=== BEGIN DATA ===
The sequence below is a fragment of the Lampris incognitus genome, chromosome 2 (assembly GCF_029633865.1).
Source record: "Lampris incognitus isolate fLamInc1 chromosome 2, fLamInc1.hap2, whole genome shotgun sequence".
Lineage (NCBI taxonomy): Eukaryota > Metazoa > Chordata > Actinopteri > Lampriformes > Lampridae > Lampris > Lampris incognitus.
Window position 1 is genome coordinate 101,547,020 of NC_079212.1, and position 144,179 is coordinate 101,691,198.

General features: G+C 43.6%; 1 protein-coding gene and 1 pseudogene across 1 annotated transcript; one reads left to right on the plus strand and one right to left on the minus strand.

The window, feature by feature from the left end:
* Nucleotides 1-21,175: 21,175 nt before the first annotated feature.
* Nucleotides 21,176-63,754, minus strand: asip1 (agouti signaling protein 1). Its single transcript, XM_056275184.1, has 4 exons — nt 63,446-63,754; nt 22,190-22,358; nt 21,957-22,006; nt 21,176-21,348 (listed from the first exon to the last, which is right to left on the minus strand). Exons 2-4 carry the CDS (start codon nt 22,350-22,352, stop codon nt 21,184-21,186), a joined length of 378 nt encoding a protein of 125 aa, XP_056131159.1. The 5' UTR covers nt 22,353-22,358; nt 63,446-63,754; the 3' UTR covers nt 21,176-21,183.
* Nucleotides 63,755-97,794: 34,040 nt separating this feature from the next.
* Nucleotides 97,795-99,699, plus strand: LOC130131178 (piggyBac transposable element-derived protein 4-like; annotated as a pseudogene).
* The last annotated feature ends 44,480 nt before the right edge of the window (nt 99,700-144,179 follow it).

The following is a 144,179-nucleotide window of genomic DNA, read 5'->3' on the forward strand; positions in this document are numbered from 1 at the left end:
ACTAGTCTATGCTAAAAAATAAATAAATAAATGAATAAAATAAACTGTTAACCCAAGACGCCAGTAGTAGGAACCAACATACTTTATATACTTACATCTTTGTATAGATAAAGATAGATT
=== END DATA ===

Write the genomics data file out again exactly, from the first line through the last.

The sequence below is a fragment of the Lampris incognitus genome, chromosome 2 (assembly GCF_029633865.1).
Source record: "Lampris incognitus isolate fLamInc1 chromosome 2, fLamInc1.hap2, whole genome shotgun sequence".
Lineage (NCBI taxonomy): Eukaryota > Metazoa > Chordata > Actinopteri > Lampriformes > Lampridae > Lampris > Lampris incognitus.
Window position 1 is genome coordinate 101,547,020 of NC_079212.1, and position 144,179 is coordinate 101,691,198.

General features: G+C 43.6%; 1 protein-coding gene and 1 pseudogene across 1 annotated transcript; one reads left to right on the plus strand and one right to left on the minus strand.

The window, feature by feature from the left end:
* Nucleotides 1-21,175: 21,175 nt before the first annotated feature.
* Nucleotides 21,176-63,754, minus strand: asip1 (agouti signaling protein 1). Its single transcript, XM_056275184.1, has 4 exons — nt 63,446-63,754; nt 22,190-22,358; nt 21,957-22,006; nt 21,176-21,348 (listed from the first exon to the last, which is right to left on the minus strand). Exons 2-4 carry the CDS (start codon nt 22,350-22,352, stop codon nt 21,184-21,186), a joined length of 378 nt encoding a protein of 125 aa, XP_056131159.1. The 5' UTR covers nt 22,353-22,358; nt 63,446-63,754; the 3' UTR covers nt 21,176-21,183.
* Nucleotides 63,755-97,794: 34,040 nt separating this feature from the next.
* Nucleotides 97,795-99,699, plus strand: LOC130131178 (piggyBac transposable element-derived protein 4-like; annotated as a pseudogene).
* The last annotated feature ends 44,480 nt before the right edge of the window (nt 99,700-144,179 follow it).

The following is a 144,179-nucleotide window of genomic DNA, read 5'->3' on the forward strand; positions in this document are numbered from 1 at the left end:
ACTAGTCTATGCTAAAAAATAAATAAATAAATGAATAAAATAAACTGTTAACCCAAGACGCCAGTAGTAGGAACCAACATACTTTATATACTTACATCTTTGTATAGATAAAGATAGATT